Eczema is a skin disease that makes your skin red and become irritated. Eczema can last for a most of a person’s life. The person’s skin may start to fall off. The person may get a rash, and skin may ooze fluids (liquid will come out from the area). If a person has eczema, the person’s skin might itch and turn a lighter color in the area. Eczema is common on the backs of knees. It is also most common during the winter.

There are three different kinds of eczema: atopic, contact dermatitis, and neurodermatitis. No kind of Eczema is contagious. If a person’s relatives have Eczema, that person is more likely to have it, too. Some foods or medicines can start eczema. There are medicines that can help eczema hurt less. Eczema can be treated with lotions and ointments.[1][2] Bathing with hot water will make Eczema rashes worse.

What are the symptoms?

Symptoms may range from redness, swelling, itching, crusting, cracks to the bleeding of the skin. Eczema is non-contagious is particularly common among housewives and young children.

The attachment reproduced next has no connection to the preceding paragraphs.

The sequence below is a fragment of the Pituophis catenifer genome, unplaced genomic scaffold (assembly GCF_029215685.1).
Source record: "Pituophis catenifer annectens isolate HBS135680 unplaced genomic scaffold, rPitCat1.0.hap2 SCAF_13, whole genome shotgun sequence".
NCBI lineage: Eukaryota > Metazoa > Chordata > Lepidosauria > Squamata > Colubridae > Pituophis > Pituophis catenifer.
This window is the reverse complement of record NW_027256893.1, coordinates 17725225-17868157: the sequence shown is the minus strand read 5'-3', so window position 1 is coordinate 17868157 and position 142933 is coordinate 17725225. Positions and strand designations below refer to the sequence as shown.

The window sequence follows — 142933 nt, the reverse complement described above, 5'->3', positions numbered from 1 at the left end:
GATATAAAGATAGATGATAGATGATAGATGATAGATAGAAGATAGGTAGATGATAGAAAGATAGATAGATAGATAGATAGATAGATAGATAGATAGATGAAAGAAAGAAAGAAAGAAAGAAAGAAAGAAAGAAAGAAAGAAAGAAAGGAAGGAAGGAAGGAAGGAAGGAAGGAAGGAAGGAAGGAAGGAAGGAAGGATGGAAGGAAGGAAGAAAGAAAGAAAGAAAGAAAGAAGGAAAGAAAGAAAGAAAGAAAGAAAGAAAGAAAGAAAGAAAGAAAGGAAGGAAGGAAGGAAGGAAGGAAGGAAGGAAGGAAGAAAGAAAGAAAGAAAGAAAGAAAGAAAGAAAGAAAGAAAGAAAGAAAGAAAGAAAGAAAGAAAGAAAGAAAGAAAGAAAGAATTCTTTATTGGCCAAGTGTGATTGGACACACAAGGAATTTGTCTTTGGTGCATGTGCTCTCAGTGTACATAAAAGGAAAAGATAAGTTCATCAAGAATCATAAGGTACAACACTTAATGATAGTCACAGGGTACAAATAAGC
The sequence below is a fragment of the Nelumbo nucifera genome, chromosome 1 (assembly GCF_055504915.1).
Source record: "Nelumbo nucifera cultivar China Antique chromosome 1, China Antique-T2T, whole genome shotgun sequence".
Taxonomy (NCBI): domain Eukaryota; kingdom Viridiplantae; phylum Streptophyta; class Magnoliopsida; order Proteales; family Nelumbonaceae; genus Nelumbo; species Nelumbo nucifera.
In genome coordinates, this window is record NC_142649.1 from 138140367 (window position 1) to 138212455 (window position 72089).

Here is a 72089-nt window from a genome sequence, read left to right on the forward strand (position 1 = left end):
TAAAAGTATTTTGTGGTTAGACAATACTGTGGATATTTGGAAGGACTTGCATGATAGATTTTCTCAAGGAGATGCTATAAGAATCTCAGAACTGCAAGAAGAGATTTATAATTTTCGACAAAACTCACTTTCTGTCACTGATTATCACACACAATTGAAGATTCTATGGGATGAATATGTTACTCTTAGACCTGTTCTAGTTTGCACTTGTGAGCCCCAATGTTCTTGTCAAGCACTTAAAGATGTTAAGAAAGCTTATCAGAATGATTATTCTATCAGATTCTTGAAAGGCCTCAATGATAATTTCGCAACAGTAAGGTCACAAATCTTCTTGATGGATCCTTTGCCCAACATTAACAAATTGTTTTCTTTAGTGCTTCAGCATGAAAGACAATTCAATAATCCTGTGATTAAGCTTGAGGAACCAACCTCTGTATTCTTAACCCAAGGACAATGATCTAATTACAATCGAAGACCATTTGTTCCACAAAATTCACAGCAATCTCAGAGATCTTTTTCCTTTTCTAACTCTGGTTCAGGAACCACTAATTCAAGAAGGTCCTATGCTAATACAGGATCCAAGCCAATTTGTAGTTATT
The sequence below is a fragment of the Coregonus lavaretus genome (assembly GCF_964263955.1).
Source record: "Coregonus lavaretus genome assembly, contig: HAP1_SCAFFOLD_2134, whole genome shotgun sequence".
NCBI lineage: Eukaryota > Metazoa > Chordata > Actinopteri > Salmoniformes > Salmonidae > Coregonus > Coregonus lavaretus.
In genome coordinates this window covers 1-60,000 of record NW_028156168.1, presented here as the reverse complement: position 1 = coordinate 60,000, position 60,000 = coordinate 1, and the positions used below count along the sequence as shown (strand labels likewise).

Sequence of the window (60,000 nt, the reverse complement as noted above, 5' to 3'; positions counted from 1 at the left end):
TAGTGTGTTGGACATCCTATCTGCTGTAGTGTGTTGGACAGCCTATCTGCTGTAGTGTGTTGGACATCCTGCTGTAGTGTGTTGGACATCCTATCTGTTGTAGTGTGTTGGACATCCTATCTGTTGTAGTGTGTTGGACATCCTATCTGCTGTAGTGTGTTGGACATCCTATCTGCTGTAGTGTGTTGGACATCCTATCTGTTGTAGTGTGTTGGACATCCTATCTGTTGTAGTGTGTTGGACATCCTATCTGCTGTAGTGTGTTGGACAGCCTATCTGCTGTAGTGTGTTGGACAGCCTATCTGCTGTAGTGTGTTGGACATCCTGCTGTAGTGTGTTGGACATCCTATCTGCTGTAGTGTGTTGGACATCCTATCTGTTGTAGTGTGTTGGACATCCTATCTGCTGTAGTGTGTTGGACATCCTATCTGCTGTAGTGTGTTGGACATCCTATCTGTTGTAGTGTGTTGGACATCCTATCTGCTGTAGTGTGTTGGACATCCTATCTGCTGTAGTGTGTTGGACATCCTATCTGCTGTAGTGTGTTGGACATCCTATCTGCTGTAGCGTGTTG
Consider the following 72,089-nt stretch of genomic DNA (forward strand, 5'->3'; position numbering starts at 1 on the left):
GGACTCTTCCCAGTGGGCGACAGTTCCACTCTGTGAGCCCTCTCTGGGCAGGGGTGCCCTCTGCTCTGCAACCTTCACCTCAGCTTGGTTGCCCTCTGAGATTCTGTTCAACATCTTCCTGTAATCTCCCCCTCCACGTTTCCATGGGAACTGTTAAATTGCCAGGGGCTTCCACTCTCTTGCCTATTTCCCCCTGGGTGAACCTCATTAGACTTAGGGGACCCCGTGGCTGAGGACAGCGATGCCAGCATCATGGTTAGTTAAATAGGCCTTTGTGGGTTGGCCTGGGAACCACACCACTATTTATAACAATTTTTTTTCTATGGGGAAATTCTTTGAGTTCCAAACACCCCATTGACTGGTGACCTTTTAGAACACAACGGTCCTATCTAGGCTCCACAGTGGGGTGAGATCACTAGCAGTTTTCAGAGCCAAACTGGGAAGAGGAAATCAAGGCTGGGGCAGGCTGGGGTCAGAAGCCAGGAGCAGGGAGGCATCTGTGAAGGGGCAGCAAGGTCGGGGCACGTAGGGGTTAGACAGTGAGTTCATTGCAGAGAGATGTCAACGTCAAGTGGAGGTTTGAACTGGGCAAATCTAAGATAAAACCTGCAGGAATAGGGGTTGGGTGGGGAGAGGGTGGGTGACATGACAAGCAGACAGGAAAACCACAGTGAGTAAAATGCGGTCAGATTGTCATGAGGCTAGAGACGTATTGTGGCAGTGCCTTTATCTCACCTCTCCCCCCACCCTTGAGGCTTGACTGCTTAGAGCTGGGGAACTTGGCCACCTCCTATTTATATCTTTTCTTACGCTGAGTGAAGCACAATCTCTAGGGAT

What area the Causes?

Though the exact cause of eczema is unknown, it is linked to an overactive response in the body’s immune system to certain triggers. People with a history of other allergies or asthma are more prone to develop eczema.

How it can be prevented?

While eczema itself cannot be prevented, outbreaks can usually be avoided or the severity lessoned by practicing simple guidelines. Patients are advised to abide by the following:

  • Moisturize skin frequently and avoid harsh soaps or detergents.
  • Avoid contact with water for longer period
  • Avoid environmental triggers such as dust.